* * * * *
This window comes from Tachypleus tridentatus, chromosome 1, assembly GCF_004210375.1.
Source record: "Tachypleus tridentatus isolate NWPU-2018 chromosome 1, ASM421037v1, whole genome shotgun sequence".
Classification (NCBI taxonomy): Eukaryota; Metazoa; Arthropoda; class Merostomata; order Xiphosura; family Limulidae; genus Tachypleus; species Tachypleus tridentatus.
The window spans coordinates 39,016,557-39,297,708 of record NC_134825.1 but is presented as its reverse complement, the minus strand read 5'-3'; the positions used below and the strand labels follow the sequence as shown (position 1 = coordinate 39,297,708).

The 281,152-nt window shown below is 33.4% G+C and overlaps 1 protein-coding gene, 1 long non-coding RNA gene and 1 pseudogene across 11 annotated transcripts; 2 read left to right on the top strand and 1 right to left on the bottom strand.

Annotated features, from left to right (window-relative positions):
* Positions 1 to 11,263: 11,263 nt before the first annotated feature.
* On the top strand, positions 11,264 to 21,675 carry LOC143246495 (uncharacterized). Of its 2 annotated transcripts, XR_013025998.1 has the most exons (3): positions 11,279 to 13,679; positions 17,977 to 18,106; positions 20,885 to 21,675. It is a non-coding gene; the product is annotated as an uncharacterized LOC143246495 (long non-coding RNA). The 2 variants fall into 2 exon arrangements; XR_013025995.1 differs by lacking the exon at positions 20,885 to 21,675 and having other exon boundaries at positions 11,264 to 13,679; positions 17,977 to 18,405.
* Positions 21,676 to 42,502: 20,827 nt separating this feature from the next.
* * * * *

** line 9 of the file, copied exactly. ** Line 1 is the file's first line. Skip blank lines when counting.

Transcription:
* Positions 21,676 to 42,502: 20,827 nt separating this feature from the next.